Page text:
One of the areas that the committee will look into more closely will be the exemptions included under the current tax legislation. Tax exemptions have always been a problem and have made the direct tax regime quite complicated, leading to large volumes of litigation. Exemptions under Section 10 of the Income Tax are intended to provide relief to the assessees, exempting certain streams of income from the purview of taxation.
Over a period of time, there have been a number of amendments adding many sources of incomes that are exempted under section 10 of the Income Tax Act 1961. These include income from interest earned from bank accounts (with a cap), certain allowances received from the employer part of the salary income including leave encashment and gratuity income received, proceeds from life insurance policy, agricultural income, long term capital gains, etc. These make the tax computations very complicated. There is a strong view that the government can improve the overall collections by minimising or totally eliminating exemptions, and in parallel, reducing the tax rate. This in effect will not compromise on the tax collection, but would simplify the process in terms of tax administration and improving transparency.

The global scenario
We all know that globally, countries attempt to steadily decrease the tax rate, increase the net and base of taxpayers and thereby reduce the effective tax rate. The new direct tax code will target a 5% drop in the short to medium term from the existing tax rate of 30%, with the introduction of the proposed new tax code. Already small companies are eligible for the 25% direct tax rate.
The US recently reduced its direct tax rate by almost 40% from its 35% to close to 20%. This has now encouraged many domestic companies to bring back investments and jobs into the US, including companies like Apple Inc. The proposed taxation code is expected to be in line with international and peer group nation benchmarks, and in line with tax laws prevalent in other countries, incorporating international best practices, and keeping in mind the economic needs of the country.
New business models that are emerging, including e-commerce, have become complicated in terms of transactions and have conclusively established the place accrual of effective taxation. A certain lack of clarity and transparency in this respect has opened up a floodgate of litigations between the tax authorities and the assessees. This is likely to be conclusively addressed in the new direct taxation code.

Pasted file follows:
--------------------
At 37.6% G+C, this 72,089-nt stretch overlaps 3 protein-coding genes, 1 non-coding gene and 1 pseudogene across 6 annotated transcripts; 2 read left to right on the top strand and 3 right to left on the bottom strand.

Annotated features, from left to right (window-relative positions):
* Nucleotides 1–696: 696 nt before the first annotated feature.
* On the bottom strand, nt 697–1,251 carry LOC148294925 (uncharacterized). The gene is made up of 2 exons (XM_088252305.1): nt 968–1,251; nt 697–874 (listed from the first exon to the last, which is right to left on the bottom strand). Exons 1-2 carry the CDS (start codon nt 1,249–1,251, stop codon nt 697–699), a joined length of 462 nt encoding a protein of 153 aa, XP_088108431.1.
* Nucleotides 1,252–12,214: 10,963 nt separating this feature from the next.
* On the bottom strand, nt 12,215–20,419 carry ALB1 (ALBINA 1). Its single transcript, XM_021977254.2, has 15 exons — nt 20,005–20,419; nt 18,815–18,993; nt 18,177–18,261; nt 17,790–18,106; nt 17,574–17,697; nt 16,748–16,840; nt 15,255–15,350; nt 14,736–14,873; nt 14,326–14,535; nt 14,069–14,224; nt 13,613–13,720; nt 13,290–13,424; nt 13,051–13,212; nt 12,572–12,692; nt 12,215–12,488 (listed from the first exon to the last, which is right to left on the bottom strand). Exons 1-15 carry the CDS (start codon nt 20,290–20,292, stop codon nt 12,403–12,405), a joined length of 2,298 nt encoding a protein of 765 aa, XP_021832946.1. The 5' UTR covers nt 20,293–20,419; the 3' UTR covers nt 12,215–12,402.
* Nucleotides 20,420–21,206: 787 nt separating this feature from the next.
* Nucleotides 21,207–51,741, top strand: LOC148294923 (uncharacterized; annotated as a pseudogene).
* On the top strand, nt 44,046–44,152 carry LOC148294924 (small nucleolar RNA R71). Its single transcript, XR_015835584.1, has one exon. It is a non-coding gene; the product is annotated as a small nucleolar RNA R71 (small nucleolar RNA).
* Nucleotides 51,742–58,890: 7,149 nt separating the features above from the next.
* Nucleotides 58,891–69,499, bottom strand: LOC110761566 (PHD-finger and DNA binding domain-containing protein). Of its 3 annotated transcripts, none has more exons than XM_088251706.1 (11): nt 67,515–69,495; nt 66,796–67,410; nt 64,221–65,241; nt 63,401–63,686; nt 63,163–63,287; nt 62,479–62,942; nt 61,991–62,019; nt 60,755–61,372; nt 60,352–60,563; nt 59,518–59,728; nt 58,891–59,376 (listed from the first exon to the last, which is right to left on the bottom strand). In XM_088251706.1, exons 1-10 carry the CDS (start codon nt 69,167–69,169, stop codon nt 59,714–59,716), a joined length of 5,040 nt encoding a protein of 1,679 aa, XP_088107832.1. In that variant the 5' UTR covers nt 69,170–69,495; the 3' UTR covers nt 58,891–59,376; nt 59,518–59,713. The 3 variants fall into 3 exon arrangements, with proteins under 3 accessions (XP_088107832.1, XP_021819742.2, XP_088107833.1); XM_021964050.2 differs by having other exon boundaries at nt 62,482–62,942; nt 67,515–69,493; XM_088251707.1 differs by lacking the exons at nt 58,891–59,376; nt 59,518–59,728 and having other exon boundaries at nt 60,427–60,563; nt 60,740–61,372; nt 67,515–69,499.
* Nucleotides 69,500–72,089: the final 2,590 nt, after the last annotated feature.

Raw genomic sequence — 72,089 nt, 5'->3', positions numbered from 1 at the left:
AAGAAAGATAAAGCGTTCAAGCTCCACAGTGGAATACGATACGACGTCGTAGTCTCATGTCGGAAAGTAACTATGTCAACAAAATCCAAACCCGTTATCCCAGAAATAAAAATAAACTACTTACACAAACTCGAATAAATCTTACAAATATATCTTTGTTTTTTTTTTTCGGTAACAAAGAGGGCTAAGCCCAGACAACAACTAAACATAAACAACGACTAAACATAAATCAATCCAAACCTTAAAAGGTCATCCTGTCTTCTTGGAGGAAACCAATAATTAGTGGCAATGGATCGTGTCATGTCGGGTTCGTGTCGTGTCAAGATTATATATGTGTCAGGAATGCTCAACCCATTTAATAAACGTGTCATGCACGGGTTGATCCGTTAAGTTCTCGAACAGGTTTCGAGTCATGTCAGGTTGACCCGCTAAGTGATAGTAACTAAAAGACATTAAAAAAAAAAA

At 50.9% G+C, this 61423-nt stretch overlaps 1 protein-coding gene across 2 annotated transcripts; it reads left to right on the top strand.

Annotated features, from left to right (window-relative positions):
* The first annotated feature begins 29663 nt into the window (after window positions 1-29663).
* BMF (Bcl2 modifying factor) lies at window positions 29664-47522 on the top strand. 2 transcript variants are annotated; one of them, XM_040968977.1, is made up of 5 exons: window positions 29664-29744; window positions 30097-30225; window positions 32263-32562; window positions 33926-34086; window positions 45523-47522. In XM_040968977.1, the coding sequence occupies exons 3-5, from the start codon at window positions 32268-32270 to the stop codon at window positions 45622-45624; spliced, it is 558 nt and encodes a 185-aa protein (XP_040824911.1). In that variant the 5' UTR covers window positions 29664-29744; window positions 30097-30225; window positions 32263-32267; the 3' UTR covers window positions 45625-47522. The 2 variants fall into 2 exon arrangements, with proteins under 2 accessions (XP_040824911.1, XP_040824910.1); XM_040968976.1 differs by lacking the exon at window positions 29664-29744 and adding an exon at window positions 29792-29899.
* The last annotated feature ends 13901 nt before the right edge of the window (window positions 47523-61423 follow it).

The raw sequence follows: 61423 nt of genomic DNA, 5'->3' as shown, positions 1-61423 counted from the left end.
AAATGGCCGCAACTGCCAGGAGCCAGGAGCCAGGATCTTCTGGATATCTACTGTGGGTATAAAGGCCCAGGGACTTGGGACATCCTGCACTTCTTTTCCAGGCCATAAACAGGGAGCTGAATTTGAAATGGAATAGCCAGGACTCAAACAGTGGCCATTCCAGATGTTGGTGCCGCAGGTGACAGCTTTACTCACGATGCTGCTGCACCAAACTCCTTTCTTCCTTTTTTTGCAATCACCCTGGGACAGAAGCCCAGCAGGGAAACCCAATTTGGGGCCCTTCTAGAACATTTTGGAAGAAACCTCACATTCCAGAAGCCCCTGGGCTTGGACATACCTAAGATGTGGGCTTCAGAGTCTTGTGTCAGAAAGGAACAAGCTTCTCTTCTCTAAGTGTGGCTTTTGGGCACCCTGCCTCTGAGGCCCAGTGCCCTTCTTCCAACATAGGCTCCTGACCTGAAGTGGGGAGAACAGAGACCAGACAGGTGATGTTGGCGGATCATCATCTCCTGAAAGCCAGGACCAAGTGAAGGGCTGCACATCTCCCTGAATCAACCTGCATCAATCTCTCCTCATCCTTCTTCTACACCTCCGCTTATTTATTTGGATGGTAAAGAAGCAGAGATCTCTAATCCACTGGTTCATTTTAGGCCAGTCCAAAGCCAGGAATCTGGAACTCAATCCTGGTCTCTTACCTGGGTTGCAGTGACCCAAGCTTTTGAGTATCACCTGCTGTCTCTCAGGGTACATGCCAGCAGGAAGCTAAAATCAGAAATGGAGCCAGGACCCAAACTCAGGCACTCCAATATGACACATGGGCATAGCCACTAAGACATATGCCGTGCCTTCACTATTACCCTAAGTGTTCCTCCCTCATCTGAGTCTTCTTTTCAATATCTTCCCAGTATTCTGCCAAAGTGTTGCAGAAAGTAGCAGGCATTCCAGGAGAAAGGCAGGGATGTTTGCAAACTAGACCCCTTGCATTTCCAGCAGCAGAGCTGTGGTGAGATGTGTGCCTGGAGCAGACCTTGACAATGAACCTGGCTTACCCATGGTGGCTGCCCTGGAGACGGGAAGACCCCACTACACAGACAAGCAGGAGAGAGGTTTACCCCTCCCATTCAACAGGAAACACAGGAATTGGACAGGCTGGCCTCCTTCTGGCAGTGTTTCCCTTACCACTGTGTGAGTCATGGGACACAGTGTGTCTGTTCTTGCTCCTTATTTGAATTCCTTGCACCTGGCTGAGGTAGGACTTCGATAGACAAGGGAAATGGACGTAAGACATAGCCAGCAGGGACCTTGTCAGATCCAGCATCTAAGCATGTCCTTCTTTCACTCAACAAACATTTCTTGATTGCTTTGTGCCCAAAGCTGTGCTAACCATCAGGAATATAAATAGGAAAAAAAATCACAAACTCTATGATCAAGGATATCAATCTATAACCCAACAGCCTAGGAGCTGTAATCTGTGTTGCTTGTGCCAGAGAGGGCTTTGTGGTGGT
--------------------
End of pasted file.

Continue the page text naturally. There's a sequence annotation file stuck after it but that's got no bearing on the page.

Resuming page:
What next?
Once the recommendations of the committee and the new taxation code is tabled, the Indian Parliament needs to eventually approve the legislation, and an amendment to the Finance Bill will also be required for the draft legislation to become effective as law.
This is not the first time this exercise is being attempted. In 2009, former finance minister P. Chidambaram had proposed the original direct taxe code to replace the cumbersome IT law with a clean new law and to embody the principle of keeping taxes low and removing exemptions. The current taskforce leader Arbind Modi had earlier assisted the former finance minister in preparing the code. However, the Bill, which underwent many changes subsequently, was not passed by Parliament. The Direct Taxes Code (DTC) Bill, 2010, which was introduced in Parliament in 2010, lapsed with the dissolution of the 15th Lok Sabha.
Personal taxation is a very sensitive subject and impacts millions of the salaried class in the country. In all probability, the government may not table such a sensitive subject in Parliament, given that we are getting closer to the general elections slated to be held in 2019. Although the committee would have completed with their task of coming up with the new direct tax code, the probability of this being put up in Parliament for approval, especially in the election year, is quite low. We may have to wait for some more time for such an important regulation to see the light of day!